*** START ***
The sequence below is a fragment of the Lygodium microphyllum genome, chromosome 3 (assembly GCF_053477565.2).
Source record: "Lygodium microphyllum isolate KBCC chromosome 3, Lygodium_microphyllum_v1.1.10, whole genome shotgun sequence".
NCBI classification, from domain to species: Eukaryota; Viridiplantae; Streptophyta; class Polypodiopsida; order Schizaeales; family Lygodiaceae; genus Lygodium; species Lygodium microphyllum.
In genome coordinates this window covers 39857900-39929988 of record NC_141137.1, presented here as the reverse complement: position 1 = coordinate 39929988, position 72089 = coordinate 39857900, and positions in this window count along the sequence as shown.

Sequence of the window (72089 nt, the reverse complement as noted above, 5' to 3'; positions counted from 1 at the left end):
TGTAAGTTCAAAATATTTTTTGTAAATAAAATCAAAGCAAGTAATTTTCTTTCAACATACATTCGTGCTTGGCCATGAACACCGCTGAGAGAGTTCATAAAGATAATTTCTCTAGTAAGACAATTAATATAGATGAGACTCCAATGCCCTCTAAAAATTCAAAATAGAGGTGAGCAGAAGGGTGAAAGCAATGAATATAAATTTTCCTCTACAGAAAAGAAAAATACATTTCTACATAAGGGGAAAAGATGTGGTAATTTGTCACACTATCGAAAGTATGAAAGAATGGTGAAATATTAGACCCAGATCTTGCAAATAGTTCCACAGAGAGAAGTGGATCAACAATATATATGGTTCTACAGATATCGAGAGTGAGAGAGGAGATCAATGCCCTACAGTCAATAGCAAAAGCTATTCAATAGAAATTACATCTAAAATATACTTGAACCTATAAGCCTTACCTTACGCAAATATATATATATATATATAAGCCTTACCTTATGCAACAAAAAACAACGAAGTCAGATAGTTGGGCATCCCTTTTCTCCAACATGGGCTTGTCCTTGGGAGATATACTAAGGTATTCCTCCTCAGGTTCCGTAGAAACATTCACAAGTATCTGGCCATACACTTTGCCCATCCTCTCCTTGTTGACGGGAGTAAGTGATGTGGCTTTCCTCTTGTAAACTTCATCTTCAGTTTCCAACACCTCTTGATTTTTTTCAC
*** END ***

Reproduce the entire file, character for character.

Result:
The sequence below is a fragment of the Lygodium microphyllum genome, chromosome 3 (assembly GCF_053477565.2).
Source record: "Lygodium microphyllum isolate KBCC chromosome 3, Lygodium_microphyllum_v1.1.10, whole genome shotgun sequence".
NCBI classification, from domain to species: Eukaryota; Viridiplantae; Streptophyta; class Polypodiopsida; order Schizaeales; family Lygodiaceae; genus Lygodium; species Lygodium microphyllum.
In genome coordinates this window covers 39857900-39929988 of record NC_141137.1, presented here as the reverse complement: position 1 = coordinate 39929988, position 72089 = coordinate 39857900, and positions in this window count along the sequence as shown.

Sequence of the window (72089 nt, the reverse complement as noted above, 5' to 3'; positions counted from 1 at the left end):
TGTAAGTTCAAAATATTTTTTGTAAATAAAATCAAAGCAAGTAATTTTCTTTCAACATACATTCGTGCTTGGCCATGAACACCGCTGAGAGAGTTCATAAAGATAATTTCTCTAGTAAGACAATTAATATAGATGAGACTCCAATGCCCTCTAAAAATTCAAAATAGAGGTGAGCAGAAGGGTGAAAGCAATGAATATAAATTTTCCTCTACAGAAAAGAAAAATACATTTCTACATAAGGGGAAAAGATGTGGTAATTTGTCACACTATCGAAAGTATGAAAGAATGGTGAAATATTAGACCCAGATCTTGCAAATAGTTCCACAGAGAGAAGTGGATCAACAATATATATGGTTCTACAGATATCGAGAGTGAGAGAGGAGATCAATGCCCTACAGTCAATAGCAAAAGCTATTCAATAGAAATTACATCTAAAATATACTTGAACCTATAAGCCTTACCTTACGCAAATATATATATATATATATAAGCCTTACCTTATGCAACAAAAAACAACGAAGTCAGATAGTTGGGCATCCCTTTTCTCCAACATGGGCTTGTCCTTGGGAGATATACTAAGGTATTCCTCCTCAGGTTCCGTAGAAACATTCACAAGTATCTGGCCATACACTTTGCCCATCCTCTCCTTGTTGACGGGAGTAAGTGATGTGGCTTTCCTCTTGTAAACTTCATCTTCAGTTTCCAACACCTCTTGATTTTTTTCAC